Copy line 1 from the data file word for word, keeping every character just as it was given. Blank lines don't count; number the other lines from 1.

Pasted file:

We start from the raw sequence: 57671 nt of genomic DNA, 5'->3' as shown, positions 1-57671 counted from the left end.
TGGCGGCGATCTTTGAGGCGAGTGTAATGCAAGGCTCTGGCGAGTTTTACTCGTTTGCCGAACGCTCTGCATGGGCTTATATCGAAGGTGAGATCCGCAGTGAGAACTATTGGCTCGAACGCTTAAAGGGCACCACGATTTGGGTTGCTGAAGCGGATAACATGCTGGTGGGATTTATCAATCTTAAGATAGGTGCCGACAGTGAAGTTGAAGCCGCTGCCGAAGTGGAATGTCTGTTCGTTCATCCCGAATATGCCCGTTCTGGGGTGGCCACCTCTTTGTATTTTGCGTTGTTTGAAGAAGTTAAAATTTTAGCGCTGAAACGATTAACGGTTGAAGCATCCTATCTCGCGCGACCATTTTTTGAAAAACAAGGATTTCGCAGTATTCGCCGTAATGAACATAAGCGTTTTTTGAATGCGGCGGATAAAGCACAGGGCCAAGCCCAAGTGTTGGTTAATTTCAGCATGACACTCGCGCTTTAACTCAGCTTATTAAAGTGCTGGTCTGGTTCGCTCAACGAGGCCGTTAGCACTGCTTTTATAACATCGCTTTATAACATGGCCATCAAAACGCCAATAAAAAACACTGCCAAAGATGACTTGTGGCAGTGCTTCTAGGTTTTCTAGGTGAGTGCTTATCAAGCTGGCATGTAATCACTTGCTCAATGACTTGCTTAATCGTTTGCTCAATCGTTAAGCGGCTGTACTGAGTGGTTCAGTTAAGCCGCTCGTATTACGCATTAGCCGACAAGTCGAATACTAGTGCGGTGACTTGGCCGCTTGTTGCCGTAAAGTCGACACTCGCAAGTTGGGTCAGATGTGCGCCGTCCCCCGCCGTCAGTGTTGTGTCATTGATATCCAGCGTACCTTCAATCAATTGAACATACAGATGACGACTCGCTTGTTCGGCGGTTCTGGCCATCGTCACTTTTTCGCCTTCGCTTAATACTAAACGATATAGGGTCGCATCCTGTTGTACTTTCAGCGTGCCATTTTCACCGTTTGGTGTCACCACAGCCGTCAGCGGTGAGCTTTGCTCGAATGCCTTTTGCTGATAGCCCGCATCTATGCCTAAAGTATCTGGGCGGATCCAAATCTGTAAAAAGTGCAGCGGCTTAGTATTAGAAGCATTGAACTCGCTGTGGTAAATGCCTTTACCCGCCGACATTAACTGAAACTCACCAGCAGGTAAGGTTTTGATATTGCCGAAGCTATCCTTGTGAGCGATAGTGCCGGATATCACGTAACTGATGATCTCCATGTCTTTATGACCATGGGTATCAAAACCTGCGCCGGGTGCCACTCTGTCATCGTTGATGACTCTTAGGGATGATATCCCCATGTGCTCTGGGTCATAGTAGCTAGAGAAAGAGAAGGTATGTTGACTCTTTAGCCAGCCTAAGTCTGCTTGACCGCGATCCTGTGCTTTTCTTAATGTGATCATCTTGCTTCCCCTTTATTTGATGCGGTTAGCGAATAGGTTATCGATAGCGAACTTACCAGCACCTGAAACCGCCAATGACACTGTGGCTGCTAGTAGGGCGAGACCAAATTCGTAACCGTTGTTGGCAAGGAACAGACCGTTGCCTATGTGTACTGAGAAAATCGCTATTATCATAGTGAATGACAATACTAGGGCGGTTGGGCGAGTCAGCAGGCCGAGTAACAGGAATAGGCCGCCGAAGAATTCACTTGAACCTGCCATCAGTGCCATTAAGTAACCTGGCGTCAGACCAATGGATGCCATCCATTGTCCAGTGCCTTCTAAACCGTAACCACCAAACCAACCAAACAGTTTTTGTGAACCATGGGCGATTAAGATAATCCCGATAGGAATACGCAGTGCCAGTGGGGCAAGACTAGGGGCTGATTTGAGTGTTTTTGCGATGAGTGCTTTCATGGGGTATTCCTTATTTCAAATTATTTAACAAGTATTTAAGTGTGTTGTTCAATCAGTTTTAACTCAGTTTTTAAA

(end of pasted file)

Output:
We start from the raw sequence: 57671 nt of genomic DNA, 5'->3' as shown, positions 1-57671 counted from the left end.